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Envisioning MLK’s Dream in Today's World

Grace Boggs: We must begin the radical revolution of values that King called for, against the giant triplets of racism, materialism, and militarism.

MLK Way, image by Jessica Keough

Image by Jessica Keough

What might Martin Luther King Jr. have said of the demonstrations in Washington two weeks ago?

This is a question worth exploring because King’s legacy was claimed by participants in both demonstrations: the massive, overwhelmingly white “Restore Honor to America/Turn back to God” rally at the Lincoln Memorial, promoted by Glenn Beck and Sarah Palin AND the much smaller, mostly African American one in the football field of nearby Dunbar High School, led by Al Sharpton.

To begin with, I believe King would have made the same speech to both gatherings. The secret of his leadership was that he spoke to the humanity in everyone, regardless of race or class.  That’s why a national holiday has been named for him.

I believe King would have made the same speech to both gatherings. The secret of his leadership was that he spoke to the humanity in everyone, regardless of race or class.

I also believe that in 2010, 47 years after King’s famous “I have a Dream” speech, given during the 1963 March on Washington, he would have talked mainly not about his and our dream for overcoming racial discrimination and segregation, but about the huge and unprecedented challenges, choices and responsibilities we face in the light of today’s grim realities:

  • Our two lost wars in Iraq and Afghanistan, in which we have not only killed and wounded thousands of Americans, but killed, wounded, and ruined the lives of millions of Iraqis; 
  • The billions of dollars we have squandered on these wars of choice to the point that we are now forced to cut back on elementary domestic needs like fire stations, street lighting, and salaries for teachers and other public employees; 
  • The floods and mudslides in Pakistan, China and Iowa that are the result of global warming, i.e., our refusal to acknowledge ecological limits to economic growth;
  • The tens of millions of Americans who are unemployed and underemployed because we have allowed corporations not only to replace human beings with robots but also to export jobs overseas in order to make higher profits;
  • The escalating violence against Latinos and Arab Americans as times get tougher.

These catastrophes have made it increasingly urgent that we Americans begin making the radical revolution of values against the giant triplets of racism, materialism, and militarism which King called for in his 1967 “Time to break the silence” anti-Vietnam War speech at Riverside Church.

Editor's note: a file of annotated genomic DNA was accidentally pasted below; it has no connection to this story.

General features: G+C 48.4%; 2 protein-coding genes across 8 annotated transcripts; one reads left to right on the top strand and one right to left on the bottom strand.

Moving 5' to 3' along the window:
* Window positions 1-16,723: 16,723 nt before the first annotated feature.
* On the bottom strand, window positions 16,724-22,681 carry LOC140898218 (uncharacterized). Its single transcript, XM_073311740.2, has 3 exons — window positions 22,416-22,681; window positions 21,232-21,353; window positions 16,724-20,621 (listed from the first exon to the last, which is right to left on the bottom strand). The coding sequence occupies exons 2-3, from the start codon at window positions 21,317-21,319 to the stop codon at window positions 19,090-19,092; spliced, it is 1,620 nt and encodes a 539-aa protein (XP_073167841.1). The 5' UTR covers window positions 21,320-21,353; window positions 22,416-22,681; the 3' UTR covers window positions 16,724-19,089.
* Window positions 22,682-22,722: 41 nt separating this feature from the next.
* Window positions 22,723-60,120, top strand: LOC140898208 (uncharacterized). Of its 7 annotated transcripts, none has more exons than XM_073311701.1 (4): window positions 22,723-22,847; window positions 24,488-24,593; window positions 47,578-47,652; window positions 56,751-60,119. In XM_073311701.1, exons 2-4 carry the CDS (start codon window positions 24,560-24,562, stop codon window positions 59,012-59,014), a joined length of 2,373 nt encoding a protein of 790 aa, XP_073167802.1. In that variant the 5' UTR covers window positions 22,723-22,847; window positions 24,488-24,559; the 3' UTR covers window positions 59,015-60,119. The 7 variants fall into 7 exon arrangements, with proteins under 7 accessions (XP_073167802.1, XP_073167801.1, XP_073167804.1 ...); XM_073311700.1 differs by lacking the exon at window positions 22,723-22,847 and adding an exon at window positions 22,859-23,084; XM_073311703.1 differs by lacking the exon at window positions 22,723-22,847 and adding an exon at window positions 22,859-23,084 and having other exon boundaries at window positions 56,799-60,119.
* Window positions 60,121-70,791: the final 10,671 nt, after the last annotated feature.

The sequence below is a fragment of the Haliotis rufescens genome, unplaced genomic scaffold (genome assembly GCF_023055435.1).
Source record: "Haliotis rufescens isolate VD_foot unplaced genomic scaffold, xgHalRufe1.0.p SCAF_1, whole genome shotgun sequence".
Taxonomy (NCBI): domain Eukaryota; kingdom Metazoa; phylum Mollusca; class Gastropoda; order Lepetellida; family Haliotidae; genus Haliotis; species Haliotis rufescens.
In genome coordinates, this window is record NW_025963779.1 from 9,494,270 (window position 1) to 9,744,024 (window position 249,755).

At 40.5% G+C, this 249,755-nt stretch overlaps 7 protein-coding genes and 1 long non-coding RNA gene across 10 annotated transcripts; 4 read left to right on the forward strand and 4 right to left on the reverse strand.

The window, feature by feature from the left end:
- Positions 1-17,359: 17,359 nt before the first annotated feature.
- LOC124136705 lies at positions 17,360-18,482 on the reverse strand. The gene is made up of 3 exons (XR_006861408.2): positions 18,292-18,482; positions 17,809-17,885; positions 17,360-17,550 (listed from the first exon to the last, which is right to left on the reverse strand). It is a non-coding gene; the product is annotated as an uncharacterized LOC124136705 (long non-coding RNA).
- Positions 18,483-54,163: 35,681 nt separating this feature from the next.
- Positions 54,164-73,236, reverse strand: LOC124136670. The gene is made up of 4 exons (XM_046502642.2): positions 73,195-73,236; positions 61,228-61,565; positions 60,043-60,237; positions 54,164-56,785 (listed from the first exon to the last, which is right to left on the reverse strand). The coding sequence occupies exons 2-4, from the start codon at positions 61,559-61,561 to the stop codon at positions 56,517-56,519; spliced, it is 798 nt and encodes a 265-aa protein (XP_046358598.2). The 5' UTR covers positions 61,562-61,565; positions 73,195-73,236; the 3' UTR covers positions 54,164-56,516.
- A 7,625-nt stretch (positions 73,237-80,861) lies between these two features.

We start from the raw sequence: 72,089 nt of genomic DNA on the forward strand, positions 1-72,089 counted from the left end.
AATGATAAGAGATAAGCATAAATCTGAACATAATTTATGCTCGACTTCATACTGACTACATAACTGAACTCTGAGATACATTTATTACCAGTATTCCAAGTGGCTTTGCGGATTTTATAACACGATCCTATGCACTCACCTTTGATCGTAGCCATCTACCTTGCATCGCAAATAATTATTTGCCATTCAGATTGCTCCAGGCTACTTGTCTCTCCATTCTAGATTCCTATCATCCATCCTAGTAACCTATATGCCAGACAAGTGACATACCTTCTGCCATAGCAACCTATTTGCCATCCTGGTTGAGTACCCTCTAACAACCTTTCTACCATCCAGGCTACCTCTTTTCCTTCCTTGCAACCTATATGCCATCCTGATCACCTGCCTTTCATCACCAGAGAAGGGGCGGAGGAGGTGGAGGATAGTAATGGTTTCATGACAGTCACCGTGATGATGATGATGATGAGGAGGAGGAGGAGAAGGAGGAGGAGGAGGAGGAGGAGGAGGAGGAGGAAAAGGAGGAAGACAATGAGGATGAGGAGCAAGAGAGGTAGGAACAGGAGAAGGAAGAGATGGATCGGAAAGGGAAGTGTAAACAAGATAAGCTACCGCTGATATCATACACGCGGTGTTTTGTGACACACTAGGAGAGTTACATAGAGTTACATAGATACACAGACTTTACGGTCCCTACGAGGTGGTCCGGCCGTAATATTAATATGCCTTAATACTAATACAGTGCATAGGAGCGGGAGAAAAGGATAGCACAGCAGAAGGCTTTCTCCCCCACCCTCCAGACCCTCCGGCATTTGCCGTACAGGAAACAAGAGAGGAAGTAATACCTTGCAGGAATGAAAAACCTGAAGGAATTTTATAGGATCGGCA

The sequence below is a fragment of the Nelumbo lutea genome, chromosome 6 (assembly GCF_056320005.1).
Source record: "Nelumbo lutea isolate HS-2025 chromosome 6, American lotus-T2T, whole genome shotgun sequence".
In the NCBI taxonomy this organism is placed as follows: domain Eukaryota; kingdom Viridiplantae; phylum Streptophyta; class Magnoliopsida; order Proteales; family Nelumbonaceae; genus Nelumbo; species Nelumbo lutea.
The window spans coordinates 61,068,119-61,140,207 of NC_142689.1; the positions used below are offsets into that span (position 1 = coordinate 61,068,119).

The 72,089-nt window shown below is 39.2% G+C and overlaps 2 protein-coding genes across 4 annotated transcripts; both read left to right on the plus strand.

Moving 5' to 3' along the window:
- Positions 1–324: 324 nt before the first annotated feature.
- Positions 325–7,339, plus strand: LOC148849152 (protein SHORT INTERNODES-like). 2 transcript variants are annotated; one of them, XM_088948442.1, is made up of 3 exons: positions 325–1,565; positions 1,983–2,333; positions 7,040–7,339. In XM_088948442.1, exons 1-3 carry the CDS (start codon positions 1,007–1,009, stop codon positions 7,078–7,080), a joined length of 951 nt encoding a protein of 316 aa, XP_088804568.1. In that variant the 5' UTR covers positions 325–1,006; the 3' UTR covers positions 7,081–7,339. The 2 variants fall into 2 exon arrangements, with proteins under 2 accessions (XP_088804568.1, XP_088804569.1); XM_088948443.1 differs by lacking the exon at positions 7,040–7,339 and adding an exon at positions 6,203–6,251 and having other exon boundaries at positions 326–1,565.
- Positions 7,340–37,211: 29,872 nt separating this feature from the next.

It is increasingly urgent that we Americans begin making the radical revolution of values against the giant triplets of racism, materialism, and militarism

How do we begin this radical revolution?

I believe that MLK would have recognized that this crisis, like most crises, is not only a danger but an opportunity.

It is our opportunity to recognize that by giving priority to economics over community in the last 300-400 years we have deviated from the path that has enabled the human race to survive and evolve. 

In his projection of “beloved community,” King understood what historians and anthropologists (such as Hungarian philosopher Karl Polanyi, quoted below) have been discovering in their research, that down through the ages:

Man’s economy, as a rule, is submerged in his social relationships. He does not act so as to safeguard his individual interest in the possession of material goods; he acts so as to safeguard his social standing, his social claims, his social assets. He values material goods only so far as they serve this end. Neither the process of production or that of distribution is linked to specific economic interests attached to the possession of goods; but every single step in that process is geared to a number of social interests…. These interests will be very different in a small hunting and fishing community from those in a vast despotic society, but in either case the economic system will be run on non-economic motives.

Over the last 50 years, this passage from Polanyi's The Great Transformation, (Beacon 1957) has been part of who I am, in both my thinking and my community organizing.

The current collapse of our economic system is our opportunity to return to community or non-economic means to meet our economic needs. That is what Detroit’s de-industrialization has made both necessary and possible.  That is what has given birth to Detroit as a City of Hope.  That is MLK’s legacy to all of us.


Grace Lee BoggsGrace Lee Boggs has been an activist for more than 60 years and is the author of the autobiography Living for Change.

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